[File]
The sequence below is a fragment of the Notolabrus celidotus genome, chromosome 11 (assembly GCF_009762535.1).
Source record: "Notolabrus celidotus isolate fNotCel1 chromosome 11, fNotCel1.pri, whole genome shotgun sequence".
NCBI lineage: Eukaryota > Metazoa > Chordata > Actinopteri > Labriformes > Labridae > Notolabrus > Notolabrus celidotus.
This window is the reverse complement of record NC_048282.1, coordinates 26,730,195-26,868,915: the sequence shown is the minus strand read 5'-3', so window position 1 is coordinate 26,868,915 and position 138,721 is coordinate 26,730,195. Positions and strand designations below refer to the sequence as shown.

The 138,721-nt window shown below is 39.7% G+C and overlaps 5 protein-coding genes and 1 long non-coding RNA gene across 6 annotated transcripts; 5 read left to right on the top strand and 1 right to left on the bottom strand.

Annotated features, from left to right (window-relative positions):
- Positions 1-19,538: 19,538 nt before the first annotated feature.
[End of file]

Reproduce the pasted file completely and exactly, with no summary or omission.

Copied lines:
The sequence below is a fragment of the Notolabrus celidotus genome, chromosome 11 (assembly GCF_009762535.1).
Source record: "Notolabrus celidotus isolate fNotCel1 chromosome 11, fNotCel1.pri, whole genome shotgun sequence".
NCBI lineage: Eukaryota > Metazoa > Chordata > Actinopteri > Labriformes > Labridae > Notolabrus > Notolabrus celidotus.
This window is the reverse complement of record NC_048282.1, coordinates 26,730,195-26,868,915: the sequence shown is the minus strand read 5'-3', so window position 1 is coordinate 26,868,915 and position 138,721 is coordinate 26,730,195. Positions and strand designations below refer to the sequence as shown.

The 138,721-nt window shown below is 39.7% G+C and overlaps 5 protein-coding genes and 1 long non-coding RNA gene across 6 annotated transcripts; 5 read left to right on the top strand and 1 right to left on the bottom strand.

Annotated features, from left to right (window-relative positions):
- Positions 1-19,538: 19,538 nt before the first annotated feature.